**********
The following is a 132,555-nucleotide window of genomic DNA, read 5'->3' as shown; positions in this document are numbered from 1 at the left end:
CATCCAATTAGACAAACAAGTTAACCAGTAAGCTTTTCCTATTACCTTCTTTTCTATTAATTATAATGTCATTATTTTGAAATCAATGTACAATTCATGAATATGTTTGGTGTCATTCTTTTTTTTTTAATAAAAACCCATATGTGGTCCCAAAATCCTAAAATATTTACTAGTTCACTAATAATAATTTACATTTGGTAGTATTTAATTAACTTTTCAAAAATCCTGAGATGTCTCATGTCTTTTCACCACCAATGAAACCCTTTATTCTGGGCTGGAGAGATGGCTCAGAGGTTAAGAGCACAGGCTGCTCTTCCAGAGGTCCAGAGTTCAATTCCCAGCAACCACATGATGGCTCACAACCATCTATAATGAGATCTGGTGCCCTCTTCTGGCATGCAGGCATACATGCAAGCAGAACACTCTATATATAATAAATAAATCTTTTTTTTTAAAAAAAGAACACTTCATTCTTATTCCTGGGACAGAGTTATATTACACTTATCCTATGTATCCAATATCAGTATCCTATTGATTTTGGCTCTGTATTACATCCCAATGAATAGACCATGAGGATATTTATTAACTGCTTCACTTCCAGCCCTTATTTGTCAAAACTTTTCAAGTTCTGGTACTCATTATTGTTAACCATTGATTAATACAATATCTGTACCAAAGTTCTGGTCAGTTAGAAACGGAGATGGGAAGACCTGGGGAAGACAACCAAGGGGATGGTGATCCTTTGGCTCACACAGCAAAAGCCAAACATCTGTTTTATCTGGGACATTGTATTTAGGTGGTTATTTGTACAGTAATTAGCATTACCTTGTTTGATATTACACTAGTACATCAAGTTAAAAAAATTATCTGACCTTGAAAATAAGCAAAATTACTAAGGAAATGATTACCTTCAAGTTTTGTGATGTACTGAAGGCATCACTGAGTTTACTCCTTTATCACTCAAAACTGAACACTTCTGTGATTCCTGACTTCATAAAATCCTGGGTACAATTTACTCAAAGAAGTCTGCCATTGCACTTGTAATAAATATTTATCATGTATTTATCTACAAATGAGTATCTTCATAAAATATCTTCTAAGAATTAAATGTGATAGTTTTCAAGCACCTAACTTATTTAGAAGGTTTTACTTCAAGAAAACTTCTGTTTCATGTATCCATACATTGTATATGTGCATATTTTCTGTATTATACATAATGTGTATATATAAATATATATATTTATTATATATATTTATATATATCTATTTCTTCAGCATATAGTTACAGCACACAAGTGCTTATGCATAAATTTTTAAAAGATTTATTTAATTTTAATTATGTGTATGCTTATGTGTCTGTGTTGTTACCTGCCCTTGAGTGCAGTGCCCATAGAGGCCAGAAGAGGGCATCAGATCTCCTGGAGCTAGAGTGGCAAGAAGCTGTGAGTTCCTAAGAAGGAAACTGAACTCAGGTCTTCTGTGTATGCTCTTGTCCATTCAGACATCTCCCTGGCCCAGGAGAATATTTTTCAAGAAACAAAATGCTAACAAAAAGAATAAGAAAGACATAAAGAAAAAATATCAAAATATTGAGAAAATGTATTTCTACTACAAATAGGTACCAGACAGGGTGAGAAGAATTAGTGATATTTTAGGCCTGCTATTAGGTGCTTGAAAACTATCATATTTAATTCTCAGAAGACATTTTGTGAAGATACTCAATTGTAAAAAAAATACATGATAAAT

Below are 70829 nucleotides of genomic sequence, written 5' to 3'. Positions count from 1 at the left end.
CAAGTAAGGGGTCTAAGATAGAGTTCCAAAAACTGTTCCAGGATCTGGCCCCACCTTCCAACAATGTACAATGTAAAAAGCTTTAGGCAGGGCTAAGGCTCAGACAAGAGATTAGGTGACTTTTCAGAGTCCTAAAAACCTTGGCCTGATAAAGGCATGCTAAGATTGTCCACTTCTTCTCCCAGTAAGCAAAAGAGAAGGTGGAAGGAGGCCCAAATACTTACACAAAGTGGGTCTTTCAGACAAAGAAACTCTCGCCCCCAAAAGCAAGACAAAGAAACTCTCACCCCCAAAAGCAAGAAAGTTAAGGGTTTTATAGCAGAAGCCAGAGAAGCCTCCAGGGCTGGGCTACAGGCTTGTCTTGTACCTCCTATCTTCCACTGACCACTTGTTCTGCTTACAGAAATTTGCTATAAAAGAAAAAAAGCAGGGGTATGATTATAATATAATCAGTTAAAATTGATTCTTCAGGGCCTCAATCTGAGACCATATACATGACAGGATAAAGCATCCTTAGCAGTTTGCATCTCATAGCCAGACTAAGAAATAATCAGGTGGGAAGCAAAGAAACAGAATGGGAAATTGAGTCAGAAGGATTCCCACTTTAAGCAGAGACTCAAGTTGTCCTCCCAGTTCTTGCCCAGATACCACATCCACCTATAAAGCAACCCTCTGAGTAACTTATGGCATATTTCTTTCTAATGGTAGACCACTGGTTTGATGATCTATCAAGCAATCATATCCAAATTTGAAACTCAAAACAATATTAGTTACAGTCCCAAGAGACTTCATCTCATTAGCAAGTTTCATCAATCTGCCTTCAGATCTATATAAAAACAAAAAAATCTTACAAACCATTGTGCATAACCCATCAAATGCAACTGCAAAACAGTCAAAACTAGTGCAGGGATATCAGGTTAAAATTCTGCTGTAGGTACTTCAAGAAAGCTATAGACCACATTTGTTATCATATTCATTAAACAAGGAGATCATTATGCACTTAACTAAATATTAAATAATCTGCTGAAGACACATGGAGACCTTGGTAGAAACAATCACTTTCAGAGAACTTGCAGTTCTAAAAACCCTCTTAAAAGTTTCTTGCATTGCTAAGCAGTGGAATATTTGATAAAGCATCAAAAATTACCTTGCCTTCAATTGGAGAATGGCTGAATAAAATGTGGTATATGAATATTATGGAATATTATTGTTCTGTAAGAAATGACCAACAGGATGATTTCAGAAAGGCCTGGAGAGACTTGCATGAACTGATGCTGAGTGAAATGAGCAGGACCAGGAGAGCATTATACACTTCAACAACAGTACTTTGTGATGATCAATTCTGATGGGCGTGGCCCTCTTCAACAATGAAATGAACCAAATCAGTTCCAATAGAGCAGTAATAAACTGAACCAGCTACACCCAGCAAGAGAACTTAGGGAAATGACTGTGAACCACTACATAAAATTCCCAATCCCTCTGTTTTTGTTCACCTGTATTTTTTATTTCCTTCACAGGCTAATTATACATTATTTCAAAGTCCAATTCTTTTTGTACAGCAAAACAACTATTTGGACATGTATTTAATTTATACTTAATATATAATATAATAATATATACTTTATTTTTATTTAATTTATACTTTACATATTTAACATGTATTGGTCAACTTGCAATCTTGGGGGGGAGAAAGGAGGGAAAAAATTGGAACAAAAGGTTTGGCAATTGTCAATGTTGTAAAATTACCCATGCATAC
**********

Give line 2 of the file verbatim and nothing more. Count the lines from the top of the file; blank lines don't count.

CATCCAATTAGACAAACAAGTTAACCAGTAAGCTTTTCCTATTACCTTCTTTTCTATTAATTATAATGTCATTATTTTGAAATCAATGTACAATTCATGAATATGTTTGGTGTCATTCTTTTTTTTTTAATAAAAACCCATATGTGGTCCCAAAATCCTAAAATATTTACTAGTTCACTAATAATAATTTACATTTGGTAGTATTTAATTAACTTTTCAAAAATCCTGAGATGTCTCATGTCTTTTCACCACCAATGAAACCCTTTATTCTGGGCTGGAGAGATGGCTCAGAGGTTAAGAGCACAGGCTGCTCTTCCAGAGGTCCAGAGTTCAATTCCCAGCAACCACATGATGGCTCACAACCATCTATAATGAGATCTGGTGCCCTCTTCTGGCATGCAGGCATACATGCAAGCAGAACACTCTATATATAATAAATAAATCTTTTTTTTTAAAAAAAGAACACTTCATTCTTATTCCTGGGACAGAGTTATATTACACTTATCCTATGTATCCAATATCAGTATCCTATTGATTTTGGCTCTGTATTACATCCCAATGAATAGACCATGAGGATATTTATTAACTGCTTCACTTCCAGCCCTTATTTGTCAAAACTTTTCAAGTTCTGGTACTCATTATTGTTAACCATTGATTAATACAATATCTGTACCAAAGTTCTGGTCAGTTAGAAACGGAGATGGGAAGACCTGGGGAAGACAACCAAGGGGATGGTGATCCTTTGGCTCACACAGCAAAAGCCAAACATCTGTTTTATCTGGGACATTGTATTTAGGTGGTTATTTGTACAGTAATTAGCATTACCTTGTTTGATATTACACTAGTACATCAAGTTAAAAAAATTATCTGACCTTGAAAATAAGCAAAATTACTAAGGAAATGATTACCTTCAAGTTTTGTGATGTACTGAAGGCATCACTGAGTTTACTCCTTTATCACTCAAAACTGAACACTTCTGTGATTCCTGACTTCATAAAATCCTGGGTACAATTTACTCAAAGAAGTCTGCCATTGCACTTGTAATAAATATTTATCATGTATTTATCTACAAATGAGTATCTTCATAAAATATCTTCTAAGAATTAAATGTGATAGTTTTCAAGCACCTAACTTATTTAGAAGGTTTTACTTCAAGAAAACTTCTGTTTCATGTATCCATACATTGTATATGTGCATATTTTCTGTATTATACATAATGTGTATATATAAATATATATATTTATTATATATATTTATATATATCTATTTCTTCAGCATATAGTTACAGCACACAAGTGCTTATGCATAAATTTTTAAAAGATTTATTTAATTTTAATTATGTGTATGCTTATGTGTCTGTGTTGTTACCTGCCCTTGAGTGCAGTGCCCATAGAGGCCAGAAGAGGGCATCAGATCTCCTGGAGCTAGAGTGGCAAGAAGCTGTGAGTTCCTAAGAAGGAAACTGAACTCAGGTCTTCTGTGTATGCTCTTGTCCATTCAGACATCTCCCTGGCCCAGGAGAATATTTTTCAAGAAACAAAATGCTAACAAAAAGAATAAGAAAGACATAAAGAAAAAATATCAAAATATTGAGAAAATGTATTTCTACTACAAATAGGTACCAGACAGGGTGAGAAGAATTAGTGATATTTTAGGCCTGCTATTAGGTGCTTGAAAACTATCATATTTAATTCTCAGAAGACATTTTGTGAAGATACTCAATTGTAAAAAAAATACATGATAAAT